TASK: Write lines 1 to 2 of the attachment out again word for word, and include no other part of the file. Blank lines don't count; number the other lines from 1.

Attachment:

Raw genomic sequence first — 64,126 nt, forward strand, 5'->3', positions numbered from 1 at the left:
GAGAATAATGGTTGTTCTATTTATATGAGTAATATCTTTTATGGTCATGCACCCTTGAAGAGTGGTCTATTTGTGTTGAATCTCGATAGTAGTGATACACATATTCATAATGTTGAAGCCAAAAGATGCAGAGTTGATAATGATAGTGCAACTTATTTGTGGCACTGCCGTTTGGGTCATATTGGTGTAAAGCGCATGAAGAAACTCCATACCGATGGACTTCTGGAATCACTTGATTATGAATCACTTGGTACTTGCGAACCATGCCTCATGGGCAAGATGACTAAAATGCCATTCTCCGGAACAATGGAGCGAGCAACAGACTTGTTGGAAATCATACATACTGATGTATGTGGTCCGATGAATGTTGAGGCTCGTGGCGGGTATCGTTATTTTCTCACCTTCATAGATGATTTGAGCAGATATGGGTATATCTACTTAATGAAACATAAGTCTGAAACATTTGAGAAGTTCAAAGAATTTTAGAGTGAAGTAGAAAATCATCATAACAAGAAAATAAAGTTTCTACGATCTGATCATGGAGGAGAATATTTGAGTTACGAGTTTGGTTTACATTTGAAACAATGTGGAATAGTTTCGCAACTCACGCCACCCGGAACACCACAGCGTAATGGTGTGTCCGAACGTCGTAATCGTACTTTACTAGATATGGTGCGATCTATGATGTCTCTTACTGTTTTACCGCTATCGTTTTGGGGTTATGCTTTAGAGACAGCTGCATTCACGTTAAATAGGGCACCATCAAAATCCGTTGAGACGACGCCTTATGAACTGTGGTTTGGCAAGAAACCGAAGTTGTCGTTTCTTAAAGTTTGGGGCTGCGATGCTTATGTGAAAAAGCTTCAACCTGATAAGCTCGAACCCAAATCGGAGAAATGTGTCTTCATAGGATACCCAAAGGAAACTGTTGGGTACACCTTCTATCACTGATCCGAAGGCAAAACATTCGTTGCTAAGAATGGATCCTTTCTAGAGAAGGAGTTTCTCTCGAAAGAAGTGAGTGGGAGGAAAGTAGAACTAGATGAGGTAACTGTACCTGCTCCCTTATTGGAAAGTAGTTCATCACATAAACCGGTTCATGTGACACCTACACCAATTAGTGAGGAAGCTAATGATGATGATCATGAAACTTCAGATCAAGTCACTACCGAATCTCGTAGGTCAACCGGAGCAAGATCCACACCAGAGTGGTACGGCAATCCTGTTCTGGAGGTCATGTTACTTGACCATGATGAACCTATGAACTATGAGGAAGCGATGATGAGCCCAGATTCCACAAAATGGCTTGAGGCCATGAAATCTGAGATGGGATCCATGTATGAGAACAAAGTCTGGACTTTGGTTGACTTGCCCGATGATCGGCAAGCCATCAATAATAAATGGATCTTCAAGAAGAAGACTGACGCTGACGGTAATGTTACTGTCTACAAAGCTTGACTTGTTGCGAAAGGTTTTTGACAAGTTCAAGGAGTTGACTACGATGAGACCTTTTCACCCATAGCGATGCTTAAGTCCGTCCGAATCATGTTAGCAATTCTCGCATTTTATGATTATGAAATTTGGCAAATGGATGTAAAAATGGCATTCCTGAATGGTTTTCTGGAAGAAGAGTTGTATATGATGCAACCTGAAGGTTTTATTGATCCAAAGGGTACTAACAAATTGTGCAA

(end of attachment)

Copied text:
Raw genomic sequence first — 64,126 nt, forward strand, 5'->3', positions numbered from 1 at the left:
GAGAATAATGGTTGTTCTATTTATATGAGTAATATCTTTTATGGTCATGCACCCTTGAAGAGTGGTCTATTTGTGTTGAATCTCGATAGTAGTGATACACATATTCATAATGTTGAAGCCAAAAGATGCAGAGTTGATAATGATAGTGCAACTTATTTGTGGCACTGCCGTTTGGGTCATATTGGTGTAAAGCGCATGAAGAAACTCCATACCGATGGACTTCTGGAATCACTTGATTATGAATCACTTGGTACTTGCGAACCATGCCTCATGGGCAAGATGACTAAAATGCCATTCTCCGGAACAATGGAGCGAGCAACAGACTTGTTGGAAATCATACATACTGATGTATGTGGTCCGATGAATGTTGAGGCTCGTGGCGGGTATCGTTATTTTCTCACCTTCATAGATGATTTGAGCAGATATGGGTATATCTACTTAATGAAACATAAGTCTGAAACATTTGAGAAGTTCAAAGAATTTTAGAGTGAAGTAGAAAATCATCATAACAAGAAAATAAAGTTTCTACGATCTGATCATGGAGGAGAATATTTGAGTTACGAGTTTGGTTTACATTTGAAACAATGTGGAATAGTTTCGCAACTCACGCCACCCGGAACACCACAGCGTAATGGTGTGTCCGAACGTCGTAATCGTACTTTACTAGATATGGTGCGATCTATGATGTCTCTTACTGTTTTACCGCTATCGTTTTGGGGTTATGCTTTAGAGACAGCTGCATTCACGTTAAATAGGGCACCATCAAAATCCGTTGAGACGACGCCTTATGAACTGTGGTTTGGCAAGAAACCGAAGTTGTCGTTTCTTAAAGTTTGGGGCTGCGATGCTTATGTGAAAAAGCTTCAACCTGATAAGCTCGAACCCAAATCGGAGAAATGTGTCTTCATAGGATACCCAAAGGAAACTGTTGGGTACACCTTCTATCACTGATCCGAAGGCAAAACATTCGTTGCTAAGAATGGATCCTTTCTAGAGAAGGAGTTTCTCTCGAAAGAAGTGAGTGGGAGGAAAGTAGAACTAGATGAGGTAACTGTACCTGCTCCCTTATTGGAAAGTAGTTCATCACATAAACCGGTTCATGTGACACCTACACCAATTAGTGAGGAAGCTAATGATGATGATCATGAAACTTCAGATCAAGTCACTACCGAATCTCGTAGGTCAACCGGAGCAAGATCCACACCAGAGTGGTACGGCAATCCTGTTCTGGAGGTCATGTTACTTGACCATGATGAACCTATGAACTATGAGGAAGCGATGATGAGCCCAGATTCCACAAAATGGCTTGAGGCCATGAAATCTGAGATGGGATCCATGTATGAGAACAAAGTCTGGACTTTGGTTGACTTGCCCGATGATCGGCAAGCCATCAATAATAAATGGATCTTCAAGAAGAAGACTGACGCTGACGGTAATGTTACTGTCTACAAAGCTTGACTTGTTGCGAAAGGTTTTTGACAAGTTCAAGGAGTTGACTACGATGAGACCTTTTCACCCATAGCGATGCTTAAGTCCGTCCGAATCATGTTAGCAATTCTCGCATTTTATGATTATGAAATTTGGCAAATGGATGTAAAAATGGCATTCCTGAATGGTTTTCTGGAAGAAGAGTTGTATATGATGCAACCTGAAGGTTTTATTGATCCAAAGGGTACTAACAAATTGTGCAA